164 one system on two IP networks in the same Ethernet broadcast domain
165 (non-partitioned switch) behave as expected. All Ethernet interfaces
166 will respond to IP traffic for any IP address assigned to the system.
167 This results in unbalanced receive traffic.
169 If you have multiple interfaces in a server, either turn on ARP
170 filtering by
172 (1) entering: echo 1 > /proc/sys/net/ipv4/conf/all/arp_filter
173 (this only works if your kernel's version is higher than 2.4.5), or
175 (2) installing the interfaces in separate broadcast domains (either
176 in different switches or in a switch partitioned to VLANs).
179 Support
180 =======
182 For general information, go to the Intel support website at:
184 http://support.intel.com
186 or the Intel Wired Networking project hosted by Sourceforge at:
188 http://sourceforge.net/projects/e1000
190 If an issue is identified with the released source code on the supported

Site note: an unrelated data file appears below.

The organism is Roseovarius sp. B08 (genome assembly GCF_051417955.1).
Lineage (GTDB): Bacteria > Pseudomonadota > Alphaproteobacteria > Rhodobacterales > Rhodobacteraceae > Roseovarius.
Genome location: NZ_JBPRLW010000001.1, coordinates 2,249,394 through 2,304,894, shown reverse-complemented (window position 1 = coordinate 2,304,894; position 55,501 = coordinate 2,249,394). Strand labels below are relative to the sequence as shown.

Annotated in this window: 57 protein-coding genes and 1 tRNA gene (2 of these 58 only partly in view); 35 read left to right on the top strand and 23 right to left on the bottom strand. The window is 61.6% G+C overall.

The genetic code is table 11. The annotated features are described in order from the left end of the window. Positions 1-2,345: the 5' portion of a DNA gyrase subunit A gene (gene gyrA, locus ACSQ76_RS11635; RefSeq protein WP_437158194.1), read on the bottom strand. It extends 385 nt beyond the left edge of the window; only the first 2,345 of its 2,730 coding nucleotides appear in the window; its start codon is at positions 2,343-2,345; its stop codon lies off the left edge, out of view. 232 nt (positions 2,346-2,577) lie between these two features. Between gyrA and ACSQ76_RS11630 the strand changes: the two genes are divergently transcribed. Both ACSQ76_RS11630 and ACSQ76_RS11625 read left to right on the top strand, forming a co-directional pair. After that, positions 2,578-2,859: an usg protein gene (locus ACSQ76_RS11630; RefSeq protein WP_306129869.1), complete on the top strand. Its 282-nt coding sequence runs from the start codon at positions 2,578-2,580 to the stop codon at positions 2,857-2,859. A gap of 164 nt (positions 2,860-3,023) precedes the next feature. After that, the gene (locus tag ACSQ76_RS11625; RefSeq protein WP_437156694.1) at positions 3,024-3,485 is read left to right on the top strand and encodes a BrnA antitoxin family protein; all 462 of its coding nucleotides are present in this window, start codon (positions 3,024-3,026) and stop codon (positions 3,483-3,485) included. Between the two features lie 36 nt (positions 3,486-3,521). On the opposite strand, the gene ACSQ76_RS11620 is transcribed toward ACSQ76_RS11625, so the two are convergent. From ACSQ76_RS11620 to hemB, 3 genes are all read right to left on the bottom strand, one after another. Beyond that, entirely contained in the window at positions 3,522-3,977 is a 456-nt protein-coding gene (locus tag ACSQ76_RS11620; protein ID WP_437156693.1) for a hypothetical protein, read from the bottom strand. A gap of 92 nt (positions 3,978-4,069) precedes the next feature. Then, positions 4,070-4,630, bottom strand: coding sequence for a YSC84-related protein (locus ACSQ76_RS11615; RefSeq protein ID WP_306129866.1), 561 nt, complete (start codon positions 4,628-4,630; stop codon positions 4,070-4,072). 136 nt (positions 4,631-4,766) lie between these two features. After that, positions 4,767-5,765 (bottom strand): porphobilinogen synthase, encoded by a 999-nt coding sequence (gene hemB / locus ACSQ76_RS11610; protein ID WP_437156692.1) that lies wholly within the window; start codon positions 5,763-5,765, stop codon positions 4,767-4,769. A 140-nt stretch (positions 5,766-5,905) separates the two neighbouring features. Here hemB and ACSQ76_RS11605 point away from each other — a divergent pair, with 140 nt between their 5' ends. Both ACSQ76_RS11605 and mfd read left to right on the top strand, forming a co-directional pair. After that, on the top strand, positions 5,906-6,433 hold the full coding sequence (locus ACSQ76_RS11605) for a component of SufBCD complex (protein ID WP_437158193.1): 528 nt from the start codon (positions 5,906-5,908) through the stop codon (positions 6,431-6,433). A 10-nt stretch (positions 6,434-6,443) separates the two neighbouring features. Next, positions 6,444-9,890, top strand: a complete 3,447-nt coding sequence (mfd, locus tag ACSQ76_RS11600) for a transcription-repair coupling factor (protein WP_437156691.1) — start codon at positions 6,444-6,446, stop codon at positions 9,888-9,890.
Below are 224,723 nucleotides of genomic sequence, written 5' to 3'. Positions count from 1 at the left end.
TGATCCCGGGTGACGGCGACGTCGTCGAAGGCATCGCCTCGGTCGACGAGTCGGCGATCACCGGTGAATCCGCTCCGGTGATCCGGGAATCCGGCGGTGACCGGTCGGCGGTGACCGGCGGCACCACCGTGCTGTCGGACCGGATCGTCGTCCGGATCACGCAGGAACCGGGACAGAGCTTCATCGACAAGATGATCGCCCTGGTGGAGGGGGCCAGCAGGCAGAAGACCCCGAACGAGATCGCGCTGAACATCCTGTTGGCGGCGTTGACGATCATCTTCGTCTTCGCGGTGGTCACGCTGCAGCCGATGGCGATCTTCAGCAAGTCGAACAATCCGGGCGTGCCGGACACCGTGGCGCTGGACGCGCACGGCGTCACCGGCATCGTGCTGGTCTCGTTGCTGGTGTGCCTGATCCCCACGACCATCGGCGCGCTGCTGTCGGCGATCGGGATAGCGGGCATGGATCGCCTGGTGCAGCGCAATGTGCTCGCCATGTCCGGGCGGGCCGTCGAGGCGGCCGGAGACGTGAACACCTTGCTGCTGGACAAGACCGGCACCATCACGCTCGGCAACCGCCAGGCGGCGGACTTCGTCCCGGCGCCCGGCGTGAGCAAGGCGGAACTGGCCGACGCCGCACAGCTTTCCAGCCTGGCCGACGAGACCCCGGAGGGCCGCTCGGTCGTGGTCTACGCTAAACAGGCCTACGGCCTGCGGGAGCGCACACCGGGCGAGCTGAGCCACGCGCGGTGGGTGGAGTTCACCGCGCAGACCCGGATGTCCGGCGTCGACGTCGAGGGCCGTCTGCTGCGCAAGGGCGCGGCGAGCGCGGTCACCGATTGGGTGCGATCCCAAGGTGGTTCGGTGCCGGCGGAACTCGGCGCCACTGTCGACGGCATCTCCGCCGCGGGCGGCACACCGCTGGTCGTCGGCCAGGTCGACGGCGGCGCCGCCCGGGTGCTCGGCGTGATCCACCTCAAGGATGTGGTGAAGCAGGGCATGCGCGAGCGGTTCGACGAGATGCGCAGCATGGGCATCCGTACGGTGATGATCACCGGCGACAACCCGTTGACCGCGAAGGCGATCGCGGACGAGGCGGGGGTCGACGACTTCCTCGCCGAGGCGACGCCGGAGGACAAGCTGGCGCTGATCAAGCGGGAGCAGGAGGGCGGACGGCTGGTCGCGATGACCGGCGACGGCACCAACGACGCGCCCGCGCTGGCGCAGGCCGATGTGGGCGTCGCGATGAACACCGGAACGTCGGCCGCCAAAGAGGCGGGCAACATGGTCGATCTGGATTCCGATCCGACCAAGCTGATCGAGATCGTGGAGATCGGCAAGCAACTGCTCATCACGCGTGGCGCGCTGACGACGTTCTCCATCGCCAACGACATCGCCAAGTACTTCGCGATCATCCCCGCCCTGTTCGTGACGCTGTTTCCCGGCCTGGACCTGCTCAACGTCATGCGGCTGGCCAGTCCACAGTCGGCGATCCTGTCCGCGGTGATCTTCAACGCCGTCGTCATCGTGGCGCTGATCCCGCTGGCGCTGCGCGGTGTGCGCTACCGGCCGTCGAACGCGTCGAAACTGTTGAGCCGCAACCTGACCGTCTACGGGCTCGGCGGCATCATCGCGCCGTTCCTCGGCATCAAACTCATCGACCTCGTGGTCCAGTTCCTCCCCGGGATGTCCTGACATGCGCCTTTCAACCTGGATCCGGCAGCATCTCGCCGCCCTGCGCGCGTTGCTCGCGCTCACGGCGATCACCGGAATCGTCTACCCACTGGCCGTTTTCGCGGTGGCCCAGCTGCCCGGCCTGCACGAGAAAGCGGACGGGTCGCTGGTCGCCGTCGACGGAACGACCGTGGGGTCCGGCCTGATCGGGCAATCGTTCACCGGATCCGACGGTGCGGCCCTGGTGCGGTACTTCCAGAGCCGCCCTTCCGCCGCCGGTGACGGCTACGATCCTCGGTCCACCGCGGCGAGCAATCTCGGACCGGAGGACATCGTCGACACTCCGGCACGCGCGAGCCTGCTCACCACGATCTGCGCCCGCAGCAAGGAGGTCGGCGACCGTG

191 kernel with a supported adapter, email the specific information related to the
192 issue to e1000-devel@lists.sourceforge.net.
195 License
196 =======
198 This software program is released under the terms of a license agreement
199 between you ('Licensee') and Intel. Do not use or load this software or any
200 associated materials (collectively, the 'Software') until you have carefully
201 read the full terms and conditions of the file COPYING located in this software
202 package. By loading or using the Software, you agree to the terms of this
203 Agreement. If you do not agree with the terms of this Agreement, do not install
204 or use the Software.
206 * Other names and brands may be claimed as the property of others.